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Gamification — Taken to the Mat

My last half dozen posts have all been related to games or gaming concepts in one fashion or another. While gaming certainly has an important place among playful technologies (structured play, anyhow), I don’t like to dwell on it too much. Nevertheless, since adding game elements to apps, services, and technologies is a big deal right now, we’re going one more round…

Our Main Event

(Play along. This only works if you imagine this next part announced like this.)

[ding, ding ding]

Ladies and gentlemen, a matchup of epic proportions. The rage on the homepage. A flogging in the blogging.

In this corner, wearing no vowels and weighing in at $5M in venture backing from Google, hailing from Cambridge Massachusetts — the Upstart of the Startups SCVNGR.

And, in this corner, weighing in with three little letters after his name1 and a knockout research punch — the Hamburg Hammer Sebastian Deterding.

Round 1

SCVNGR’s Hunt: Retailers Who See Dollars in Game Dynamics:

…SCVNGR, a startup that aims “to build a game layer on top of the world.” The hyperkinetic entrepreneur [Priebatsch] informs me that people can get points in a SCVNGR game by climbing onto the roof of the building and leaping over the bamboo canes. He’s done it.

…SCVNGR’s game takes matters a step further. If other players have been there, they may have left behind challenges, which the user can complete for points. After visiting a location enough times, users earn the right to create their own challenges.

…Priebatsch deals out game dynamics cards from a deck the company has created to showcase the underlying ideas. For example, there is the progression dynamic, which is the idea that if you present people with clear, achievable guideposts on the way to a goal, they will be strongly inclined to aim for the next guidepost.

It’s not yet clear whether this approach will work. SCVNGR is part of a new crop of companies that still must prove themselves. Marketers are uncertain how to measure the value of location-based marketing campaigns, and it remains to be seen whether users who check in at a location are more likely to return or feel loyal to the product.

The article seems to concentrate mostly on location-based marketing. However, to be clear, SCVNGR uses location as an ingredient to create the main dish that is its game models.

SCVNGR and many others are building new applications, services, and retail experiences that are based on a philosophy wherein daily life, game elements, mobile devices, and commerce intermix. It seems compelling. It’s certainly true that all kinds of money and effort are flowing into so-called gamification.

Round 2

Sebastian Deterding recently posted a fantastic slide presentation. This thing has to be seen to be appreciated. Text alone can’t quite capture everything he said, and Sebastian has said simply too many good things to be easily summarized here. Still, I pulled out a few gems.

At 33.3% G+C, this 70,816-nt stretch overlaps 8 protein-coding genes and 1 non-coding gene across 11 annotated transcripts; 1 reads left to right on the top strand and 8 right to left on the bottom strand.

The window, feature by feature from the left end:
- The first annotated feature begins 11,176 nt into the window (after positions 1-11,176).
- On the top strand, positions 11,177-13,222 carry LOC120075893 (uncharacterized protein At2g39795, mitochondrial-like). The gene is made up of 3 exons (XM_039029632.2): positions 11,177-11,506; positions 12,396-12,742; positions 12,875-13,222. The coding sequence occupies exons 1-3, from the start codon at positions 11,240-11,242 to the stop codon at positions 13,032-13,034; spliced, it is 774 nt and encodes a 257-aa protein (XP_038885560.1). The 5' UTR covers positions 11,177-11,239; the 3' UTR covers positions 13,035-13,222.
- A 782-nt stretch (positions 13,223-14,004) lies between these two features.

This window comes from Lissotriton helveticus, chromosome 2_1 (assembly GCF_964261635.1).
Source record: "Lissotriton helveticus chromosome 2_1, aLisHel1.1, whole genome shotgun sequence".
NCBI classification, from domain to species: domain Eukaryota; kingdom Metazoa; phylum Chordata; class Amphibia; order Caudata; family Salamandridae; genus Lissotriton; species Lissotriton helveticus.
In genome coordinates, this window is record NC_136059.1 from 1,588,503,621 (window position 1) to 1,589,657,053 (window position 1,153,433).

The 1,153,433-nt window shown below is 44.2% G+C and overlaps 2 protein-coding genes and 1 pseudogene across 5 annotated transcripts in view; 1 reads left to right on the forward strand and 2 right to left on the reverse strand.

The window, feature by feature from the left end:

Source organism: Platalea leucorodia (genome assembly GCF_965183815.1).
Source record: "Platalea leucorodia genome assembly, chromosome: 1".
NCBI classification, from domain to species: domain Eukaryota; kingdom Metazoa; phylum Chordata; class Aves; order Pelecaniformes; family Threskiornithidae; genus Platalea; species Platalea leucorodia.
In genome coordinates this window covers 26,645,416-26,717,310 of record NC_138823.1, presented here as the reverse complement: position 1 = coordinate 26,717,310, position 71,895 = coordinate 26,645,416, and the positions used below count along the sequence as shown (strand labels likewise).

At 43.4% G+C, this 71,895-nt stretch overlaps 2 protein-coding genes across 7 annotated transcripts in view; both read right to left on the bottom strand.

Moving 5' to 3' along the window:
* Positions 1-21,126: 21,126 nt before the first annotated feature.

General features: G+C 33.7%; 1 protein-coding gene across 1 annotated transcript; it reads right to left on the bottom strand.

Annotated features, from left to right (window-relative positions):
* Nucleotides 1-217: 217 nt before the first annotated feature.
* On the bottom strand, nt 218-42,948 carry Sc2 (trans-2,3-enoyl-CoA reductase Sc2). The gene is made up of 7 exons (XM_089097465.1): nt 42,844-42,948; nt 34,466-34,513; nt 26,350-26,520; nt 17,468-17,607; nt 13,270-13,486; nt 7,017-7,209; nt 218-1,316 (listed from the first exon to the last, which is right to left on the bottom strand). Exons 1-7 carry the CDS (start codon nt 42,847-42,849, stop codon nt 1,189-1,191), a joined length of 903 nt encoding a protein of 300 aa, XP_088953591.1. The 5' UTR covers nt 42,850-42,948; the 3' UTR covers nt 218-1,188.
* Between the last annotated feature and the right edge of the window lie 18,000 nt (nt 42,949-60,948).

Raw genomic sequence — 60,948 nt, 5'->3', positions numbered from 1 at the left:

Pawned. Gamification and Its Discontents:

Gamification: Integrating game dynamics into your site, service, community, content or campaign, in order to drive participation. (see Bunchball)

For all empirical studies on the motivational psychology of video games that I know of make this point articulated by Raph Koster: Playing video games is fun because it provides experiences of competence, self-efficacy, mastery. Conversely, not a single serious empirical study to my knowledge mentions extrinsic rewards as a critical motivating factor.

Study after study says: We play video games because we enjoy overcoming the challenges and puzzles they present us, raising the difficulty with our ability to keep it right at the point where it is neither boring nor frustrating. The joy and thrill of games lies between the tension of a challenge that has us bite out tongue and the release upon our successful resolution of that challenge. Put differently, playing video games is intrinsically motivating, not extrinsically rewarded.

Play offers the freedom to think and act differently.

Sebastian makes several important points. Gamification usually introduces only certain elements of full games to a given service or application. And only winning points, well, misses the point. He goes on to identify many of the assumptions and consequences of gamification which I’ll summarize broadly and thusly: misunderstanding the essential nature of gaming and play and clumsily shellacking “fun” interaction models over top of the real world.

Technical Knockout?

The big question is whether SCVNGR and other gamification-driven services are forcibly injecting play into daily activities (and thus killing the fun to be had) or are revealing new and profitable ways to play. You would be wrong to assume that Sebastian is saying adding game elements to real life won’t work. The key, as in all things, is to do so well — to master the art, science, and design of play in creating that which can be truly fun.

Ultimately, I suspect we’ll see a few stand out examples of gamification that bring together play, technology, and real life in fun, engaging, and compelling new ways. I also suspect we’ll see far more failures than successes in these attempts. Elements of games and play are not magic pixie dust to be sprinkled about guaranteeing fun and profit.


1 Technically, Sebastian Deterding is a PhD candidate, but that’s too much to explain in an impressive boxing announcer voice.

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